Here you’ll find a diverse community of warm, down-to-earth people with a strong connection to the whakapapa of this area. Although close to the city, in many ways Tāmaki feels a world apart. It’s leafier and greener than most of Auckland, the sea flashes into view at every turn, and in the town centres, urban street art sits alongside traditional family-run stores.
Tāmaki’s made up of three suburbs - Glen Innes, Point England and Panmure - each with their own special character, and all sharing a proud history and a bright future. Click below to learn more about them.
It’s just 12 minutes by train to Auckland’s CBD from Glen Innes, and 15 minutes from Panmure. And with upgrades to streets, public transport and cycleways on the way, it’s set to get even easier to get around within Tāmaki, too. Click below to find out more.
Wherever you are in Tāmaki, you’re never more than 1.5km from the sea. Get to know the Tāmaki coast by walking or biking the Point England Walkway, a new path that runs between the Panmure yacht club and Glen Innes, taking in Point England Reserve on the way.
Tāmaki’s tamariki are well served by 25 early learning centres and 11 schools, including Te Kura Kaupapa Māori O Puau Te Moananui A Kiwa. Tāmaki’s schools are pioneering participants in Manaiakalani, a groundbreaking digital learning programme. The 20-year Tāmaki Education Strategy will introduce investment into education infrastructure, starting with the Tāmaki School and Sommerville Special School.
Tāmaki is a strong, culturally diverse community. There are many people living here who are direct descendants of early hapū settlements and of Mokoia pā (located in present-day Panmure), which was at one time arguably the biggest Māori settlement in Aotearoa. Diverse Pasifika families make up about 45% of Tāmaki’s population, and Chinese families have lived here since the first market gardens were established on the banks of the Tāmaki River. There are also many Myanmar, Iraqi, Iranian, Filipino, Fijian Indian and European families living in Tāmaki. All communities are welcomed by Ruapotaka Marae a Mataawaka, an urban marae in Glen Innes, and by Ngāti Pāoa, Ngāi Tai ki Tāmaki and Ngāti Whātua Ōrākei.
The tides of the Tāmaki River/Te Wai o Taiki have sustained human life for almost a thousand years. Local iwi, including Ngāti Pāoa, Ngāi Tai ki Tāmaki and Ngāti Whātua Ōrākei, tended kūmara plantations and built thriving pā here. Tāmaki’s Māori population is estimated to have numbered in the tens of thousands at the height of the area’s prosperity.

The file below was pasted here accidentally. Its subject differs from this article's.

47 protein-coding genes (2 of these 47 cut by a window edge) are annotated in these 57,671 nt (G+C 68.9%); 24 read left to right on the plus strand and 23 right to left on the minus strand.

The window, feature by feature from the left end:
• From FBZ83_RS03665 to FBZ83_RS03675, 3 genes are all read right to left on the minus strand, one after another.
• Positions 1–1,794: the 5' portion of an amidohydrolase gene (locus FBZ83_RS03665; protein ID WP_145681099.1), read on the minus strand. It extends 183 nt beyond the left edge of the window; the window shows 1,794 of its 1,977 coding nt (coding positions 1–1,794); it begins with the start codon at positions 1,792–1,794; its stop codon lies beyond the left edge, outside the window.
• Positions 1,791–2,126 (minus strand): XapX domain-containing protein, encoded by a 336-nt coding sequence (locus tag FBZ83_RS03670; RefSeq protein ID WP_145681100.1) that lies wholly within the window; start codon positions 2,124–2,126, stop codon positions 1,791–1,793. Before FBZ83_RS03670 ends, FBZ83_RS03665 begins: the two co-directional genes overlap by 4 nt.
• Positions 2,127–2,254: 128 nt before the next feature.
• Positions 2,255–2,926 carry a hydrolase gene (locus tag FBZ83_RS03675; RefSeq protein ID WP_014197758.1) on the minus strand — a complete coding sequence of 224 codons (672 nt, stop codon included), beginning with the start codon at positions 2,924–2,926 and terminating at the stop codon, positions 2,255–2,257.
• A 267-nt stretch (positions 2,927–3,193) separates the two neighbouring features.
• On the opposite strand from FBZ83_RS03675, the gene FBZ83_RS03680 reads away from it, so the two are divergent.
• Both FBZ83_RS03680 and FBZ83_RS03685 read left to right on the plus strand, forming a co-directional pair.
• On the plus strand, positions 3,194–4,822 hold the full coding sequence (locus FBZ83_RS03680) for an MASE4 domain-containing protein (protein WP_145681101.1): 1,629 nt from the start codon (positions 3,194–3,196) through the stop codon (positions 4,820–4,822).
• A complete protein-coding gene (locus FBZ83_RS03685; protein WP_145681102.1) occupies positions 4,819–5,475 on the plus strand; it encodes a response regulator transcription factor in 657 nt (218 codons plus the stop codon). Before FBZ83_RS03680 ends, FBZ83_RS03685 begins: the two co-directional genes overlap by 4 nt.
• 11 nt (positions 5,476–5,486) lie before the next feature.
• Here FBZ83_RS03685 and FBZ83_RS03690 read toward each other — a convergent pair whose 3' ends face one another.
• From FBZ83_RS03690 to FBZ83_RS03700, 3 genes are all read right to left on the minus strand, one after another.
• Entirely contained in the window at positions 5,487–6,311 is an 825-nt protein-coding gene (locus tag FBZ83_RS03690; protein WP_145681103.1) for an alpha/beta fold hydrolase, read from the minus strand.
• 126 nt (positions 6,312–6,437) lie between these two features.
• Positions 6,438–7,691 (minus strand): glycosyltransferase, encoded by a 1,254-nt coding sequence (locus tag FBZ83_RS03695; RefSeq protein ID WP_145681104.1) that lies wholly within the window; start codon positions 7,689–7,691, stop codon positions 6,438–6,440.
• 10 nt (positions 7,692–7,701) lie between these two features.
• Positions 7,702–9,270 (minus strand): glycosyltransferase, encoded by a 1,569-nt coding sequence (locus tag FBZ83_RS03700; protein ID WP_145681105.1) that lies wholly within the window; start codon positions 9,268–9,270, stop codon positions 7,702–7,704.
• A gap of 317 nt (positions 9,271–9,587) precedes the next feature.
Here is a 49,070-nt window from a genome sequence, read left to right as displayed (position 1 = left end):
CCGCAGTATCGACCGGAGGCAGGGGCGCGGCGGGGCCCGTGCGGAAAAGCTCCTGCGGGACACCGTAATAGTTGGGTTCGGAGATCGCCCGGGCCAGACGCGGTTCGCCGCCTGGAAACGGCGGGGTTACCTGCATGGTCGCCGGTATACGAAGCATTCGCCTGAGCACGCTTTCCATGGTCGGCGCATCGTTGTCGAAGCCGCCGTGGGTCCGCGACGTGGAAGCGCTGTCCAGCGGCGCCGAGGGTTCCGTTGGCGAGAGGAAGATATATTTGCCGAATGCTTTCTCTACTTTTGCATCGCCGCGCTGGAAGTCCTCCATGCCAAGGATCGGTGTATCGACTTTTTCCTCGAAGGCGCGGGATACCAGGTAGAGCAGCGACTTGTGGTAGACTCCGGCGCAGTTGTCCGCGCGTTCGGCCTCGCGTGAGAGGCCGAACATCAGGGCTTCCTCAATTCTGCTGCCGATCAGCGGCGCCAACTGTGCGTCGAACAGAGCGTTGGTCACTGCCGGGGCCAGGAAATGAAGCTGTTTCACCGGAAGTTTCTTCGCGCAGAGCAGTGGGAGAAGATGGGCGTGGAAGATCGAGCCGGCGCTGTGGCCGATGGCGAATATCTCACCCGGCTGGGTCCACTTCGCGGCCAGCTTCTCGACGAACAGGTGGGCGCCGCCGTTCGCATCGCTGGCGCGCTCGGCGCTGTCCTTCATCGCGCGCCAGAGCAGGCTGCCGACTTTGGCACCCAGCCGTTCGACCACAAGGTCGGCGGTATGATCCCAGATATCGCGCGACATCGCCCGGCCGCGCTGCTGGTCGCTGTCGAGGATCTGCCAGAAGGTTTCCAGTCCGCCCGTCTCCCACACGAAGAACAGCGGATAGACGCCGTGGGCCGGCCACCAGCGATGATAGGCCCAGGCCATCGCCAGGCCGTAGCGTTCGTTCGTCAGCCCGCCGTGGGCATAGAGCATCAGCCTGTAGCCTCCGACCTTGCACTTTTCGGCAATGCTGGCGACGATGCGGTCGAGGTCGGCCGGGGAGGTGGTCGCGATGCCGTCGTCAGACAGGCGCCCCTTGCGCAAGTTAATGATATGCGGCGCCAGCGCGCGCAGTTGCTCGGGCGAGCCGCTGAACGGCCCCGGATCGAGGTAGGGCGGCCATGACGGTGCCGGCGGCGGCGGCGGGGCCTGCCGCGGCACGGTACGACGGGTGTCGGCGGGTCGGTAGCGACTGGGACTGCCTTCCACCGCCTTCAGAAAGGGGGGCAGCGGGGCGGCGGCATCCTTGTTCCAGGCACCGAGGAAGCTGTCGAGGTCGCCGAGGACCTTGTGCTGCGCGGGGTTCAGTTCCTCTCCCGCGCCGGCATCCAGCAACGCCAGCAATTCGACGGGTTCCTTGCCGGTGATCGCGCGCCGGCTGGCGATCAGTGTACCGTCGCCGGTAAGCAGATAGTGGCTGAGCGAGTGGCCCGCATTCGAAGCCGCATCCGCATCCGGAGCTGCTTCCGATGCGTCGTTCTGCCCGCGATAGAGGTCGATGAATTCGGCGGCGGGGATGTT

In the 1840’s William Innes Taylor began farming land in west Tāmaki owned by his father, General Taylor. Gradually William acquired and farmed with his brothers around 760 acres of land, including the area between today’s Taniwha Street and Riddell Road, and between Line Road and Sierra Street to the Tamaki River. From the 1920s-1940s Chinese immigrants established Auckland’s largest area of market gardens around Panmure.
In the 1930s, the New Zealand government embarked on an ambitious programme of state house building. The Tāmaki area was selected to be developed due to its proximity to the city and availability of bare land. It became the site of thousands of state homes for returned servicemen, workers, local Māori families, and pensioners. In the 1950s, post-war labour shortages saw the government encourage immigration from the Pacific Islands, and Tāmaki became home to many Pasifika families.
The residents of today’s Tāmaki are privileged to have a strong connection to the whakapapa of their home. The Tāmaki Regeneration Company is working in partnership with the community to honour and reinforce this connection for future generations.
He tangata, he tangata, he tangata. It’s the people that make this place. Read some of our stories here.
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